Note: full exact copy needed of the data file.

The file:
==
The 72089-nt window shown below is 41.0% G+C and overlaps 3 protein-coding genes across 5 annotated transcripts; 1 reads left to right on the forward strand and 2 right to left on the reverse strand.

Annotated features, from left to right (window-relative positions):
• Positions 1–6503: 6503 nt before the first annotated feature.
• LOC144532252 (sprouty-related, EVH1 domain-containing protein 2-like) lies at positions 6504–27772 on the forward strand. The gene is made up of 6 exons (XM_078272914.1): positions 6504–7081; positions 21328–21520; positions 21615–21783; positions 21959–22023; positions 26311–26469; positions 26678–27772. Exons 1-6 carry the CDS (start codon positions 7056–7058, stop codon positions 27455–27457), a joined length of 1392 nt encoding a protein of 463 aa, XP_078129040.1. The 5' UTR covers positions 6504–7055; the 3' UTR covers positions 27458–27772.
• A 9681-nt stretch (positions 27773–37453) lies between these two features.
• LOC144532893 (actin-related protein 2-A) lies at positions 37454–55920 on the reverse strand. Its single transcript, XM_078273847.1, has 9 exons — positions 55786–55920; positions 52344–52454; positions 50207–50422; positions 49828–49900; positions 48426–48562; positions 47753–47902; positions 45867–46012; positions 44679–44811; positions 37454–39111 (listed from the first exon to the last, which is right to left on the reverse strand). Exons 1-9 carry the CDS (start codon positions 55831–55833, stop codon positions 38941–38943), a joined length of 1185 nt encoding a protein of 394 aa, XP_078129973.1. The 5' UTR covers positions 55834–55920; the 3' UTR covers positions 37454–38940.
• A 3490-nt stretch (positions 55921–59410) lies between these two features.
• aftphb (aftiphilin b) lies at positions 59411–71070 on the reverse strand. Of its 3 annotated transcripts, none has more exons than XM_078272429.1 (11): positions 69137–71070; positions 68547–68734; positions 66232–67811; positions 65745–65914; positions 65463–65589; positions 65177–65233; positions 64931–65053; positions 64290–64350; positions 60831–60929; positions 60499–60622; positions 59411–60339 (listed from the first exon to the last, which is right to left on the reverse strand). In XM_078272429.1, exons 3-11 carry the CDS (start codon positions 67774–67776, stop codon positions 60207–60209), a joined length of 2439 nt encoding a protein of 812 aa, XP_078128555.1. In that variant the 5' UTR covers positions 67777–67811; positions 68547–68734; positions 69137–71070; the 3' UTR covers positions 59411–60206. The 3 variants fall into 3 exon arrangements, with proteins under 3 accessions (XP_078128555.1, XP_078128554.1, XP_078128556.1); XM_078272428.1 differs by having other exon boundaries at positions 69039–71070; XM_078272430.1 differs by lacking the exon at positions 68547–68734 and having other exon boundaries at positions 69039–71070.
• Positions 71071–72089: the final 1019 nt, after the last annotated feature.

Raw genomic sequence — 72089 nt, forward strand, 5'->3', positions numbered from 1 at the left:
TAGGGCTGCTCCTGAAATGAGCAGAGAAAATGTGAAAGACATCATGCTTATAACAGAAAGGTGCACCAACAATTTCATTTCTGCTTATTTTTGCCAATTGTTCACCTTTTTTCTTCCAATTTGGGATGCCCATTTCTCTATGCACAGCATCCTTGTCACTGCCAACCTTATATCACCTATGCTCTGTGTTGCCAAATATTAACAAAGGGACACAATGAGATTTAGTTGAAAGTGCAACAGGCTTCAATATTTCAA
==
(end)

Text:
The 72089-nt window shown below is 41.0% G+C and overlaps 3 protein-coding genes across 5 annotated transcripts; 1 reads left to right on the forward strand and 2 right to left on the reverse strand.

Annotated features, from left to right (window-relative positions):
• Positions 1–6503: 6503 nt before the first annotated feature.
• LOC144532252 (sprouty-related, EVH1 domain-containing protein 2-like) lies at positions 6504–27772 on the forward strand. The gene is made up of 6 exons (XM_078272914.1): positions 6504–7081; positions 21328–21520; positions 21615–21783; positions 21959–22023; positions 26311–26469; positions 26678–27772. Exons 1-6 carry the CDS (start codon positions 7056–7058, stop codon positions 27455–27457), a joined length of 1392 nt encoding a protein of 463 aa, XP_078129040.1. The 5' UTR covers positions 6504–7055; the 3' UTR covers positions 27458–27772.
• A 9681-nt stretch (positions 27773–37453) lies between these two features.
• LOC144532893 (actin-related protein 2-A) lies at positions 37454–55920 on the reverse strand. Its single transcript, XM_078273847.1, has 9 exons — positions 55786–55920; positions 52344–52454; positions 50207–50422; positions 49828–49900; positions 48426–48562; positions 47753–47902; positions 45867–46012; positions 44679–44811; positions 37454–39111 (listed from the first exon to the last, which is right to left on the reverse strand). Exons 1-9 carry the CDS (start codon positions 55831–55833, stop codon positions 38941–38943), a joined length of 1185 nt encoding a protein of 394 aa, XP_078129973.1. The 5' UTR covers positions 55834–55920; the 3' UTR covers positions 37454–38940.
• A 3490-nt stretch (positions 55921–59410) lies between these two features.
• aftphb (aftiphilin b) lies at positions 59411–71070 on the reverse strand. Of its 3 annotated transcripts, none has more exons than XM_078272429.1 (11): positions 69137–71070; positions 68547–68734; positions 66232–67811; positions 65745–65914; positions 65463–65589; positions 65177–65233; positions 64931–65053; positions 64290–64350; positions 60831–60929; positions 60499–60622; positions 59411–60339 (listed from the first exon to the last, which is right to left on the reverse strand). In XM_078272429.1, exons 3-11 carry the CDS (start codon positions 67774–67776, stop codon positions 60207–60209), a joined length of 2439 nt encoding a protein of 812 aa, XP_078128555.1. In that variant the 5' UTR covers positions 67777–67811; positions 68547–68734; positions 69137–71070; the 3' UTR covers positions 59411–60206. The 3 variants fall into 3 exon arrangements, with proteins under 3 accessions (XP_078128555.1, XP_078128554.1, XP_078128556.1); XM_078272428.1 differs by having other exon boundaries at positions 69039–71070; XM_078272430.1 differs by lacking the exon at positions 68547–68734 and having other exon boundaries at positions 69039–71070.
• Positions 71071–72089: the final 1019 nt, after the last annotated feature.

Raw genomic sequence — 72089 nt, forward strand, 5'->3', positions numbered from 1 at the left:
TAGGGCTGCTCCTGAAATGAGCAGAGAAAATGTGAAAGACATCATGCTTATAACAGAAAGGTGCACCAACAATTTCATTTCTGCTTATTTTTGCCAATTGTTCACCTTTTTTCTTCCAATTTGGGATGCCCATTTCTCTATGCACAGCATCCTTGTCACTGCCAACCTTATATCACCTATGCTCTGTGTTGCCAAATATTAACAAAGGGACACAATGAGATTTAGTTGAAAGTGCAACAGGCTTCAATATTTCAA